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Phagocyte targeting in breast cancer


In spite of an enormous global research effort, astonishing preclinical cancer cures, and the approval of multiple formulations, nanomedicine’s impact on cancer patient care remains limited. Recently, it is becoming evident that this unsatisfactory exploitation may be tackled by considering nanodrugs’ extensive interaction with the immune system. Moreover, our collaborators recently demonstrated these interactions can be tuned and potentially utilized in (immuno)therapeutic settings.

At the same time, immunotherapy is rapidly developing into a powerful therapeutic modality in oncology. Nonetheless, it is now well-established that only a portion of treated patients respond and combination therapies are anticipated to greatly improve immunotherapeutic outcomes. In such synergistic therapeutic regimens, one component may serve to ‘prime’ patients for immunotherapy, for example through immune cell activation, or immune system rebalancing.

The innate immune system is emerging as an important regulator of anti-cancer adaptive immune responses; numerous mechanisms through which phagocytes and other innate immune cells can regulate anti-tumor immune responses are being discovered. Technology allowing for detection and imaging of these dynamic processes in patients will greatly benefit (immune)therapy selection and monitoring. Moreover, interference in these phagocyte specific pathways may be a potent approach to improve anti-cancer immune responses and boost immunotherapy.

In preliminary work for this project we have established that certain nanoparticles are specifically and extensively taken up by phagocytes. Now, in the “coastal collaboration”, we aim to develop these nanoparticles into diagnostic PET imaging and therapeutic agents in breast cancer. This will be facilitated by the integrative application of advanced in vivo imaging methods, including PET, MRI, and intravital microscopy, in conjunction with uniquely complementary and state-of-the-art ex vivo immune response and cell profiling methodology. Being part of the coastal collaboration offers exciting opportunities for interdisciplinary collaboration, validation of results, and free exchange of mutually beneficial tracers and protocols.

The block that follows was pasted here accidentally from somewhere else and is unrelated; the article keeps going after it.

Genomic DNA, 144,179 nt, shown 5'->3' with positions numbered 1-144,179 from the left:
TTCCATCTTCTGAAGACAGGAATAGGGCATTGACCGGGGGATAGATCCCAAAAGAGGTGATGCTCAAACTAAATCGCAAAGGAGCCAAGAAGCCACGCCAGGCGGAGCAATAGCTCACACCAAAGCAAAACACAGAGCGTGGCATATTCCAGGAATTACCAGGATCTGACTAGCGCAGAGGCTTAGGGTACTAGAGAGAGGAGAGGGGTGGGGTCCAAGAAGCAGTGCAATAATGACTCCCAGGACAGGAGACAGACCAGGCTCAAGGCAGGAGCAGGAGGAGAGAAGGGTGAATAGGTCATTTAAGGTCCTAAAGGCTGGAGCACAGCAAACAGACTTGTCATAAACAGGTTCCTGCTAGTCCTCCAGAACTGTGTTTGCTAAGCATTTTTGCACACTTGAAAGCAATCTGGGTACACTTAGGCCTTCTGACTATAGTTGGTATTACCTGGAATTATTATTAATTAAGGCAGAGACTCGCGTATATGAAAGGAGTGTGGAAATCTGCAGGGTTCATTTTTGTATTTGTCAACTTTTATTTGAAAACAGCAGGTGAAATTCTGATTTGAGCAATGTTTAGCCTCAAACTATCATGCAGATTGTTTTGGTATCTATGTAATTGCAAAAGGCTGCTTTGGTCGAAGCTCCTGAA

Position Opening

New position: PhD Fellow affiliated with the project "Phagocyte Targeting in Breast Cancer" (Deadline: 10th June 2020) Please check the announcement for more details and apply through the jobbnorge site.

Collaboration Partners

Willem J Mulder
Else Marit Inderberg

Icahn School of Medicine at Mount Sinai, USA
Oslo University Hospital, NO





Principal Investigators

Sjoerd Hak, PhD

Department of Circulation and Medical Imaging
Faculty of Medicine and Health Sciences
Norwegian University of Science and Technology

Natasa Skalko-Basnet
Prof., PhD

Department of Pharmacy
UiT The Arctic University of Norway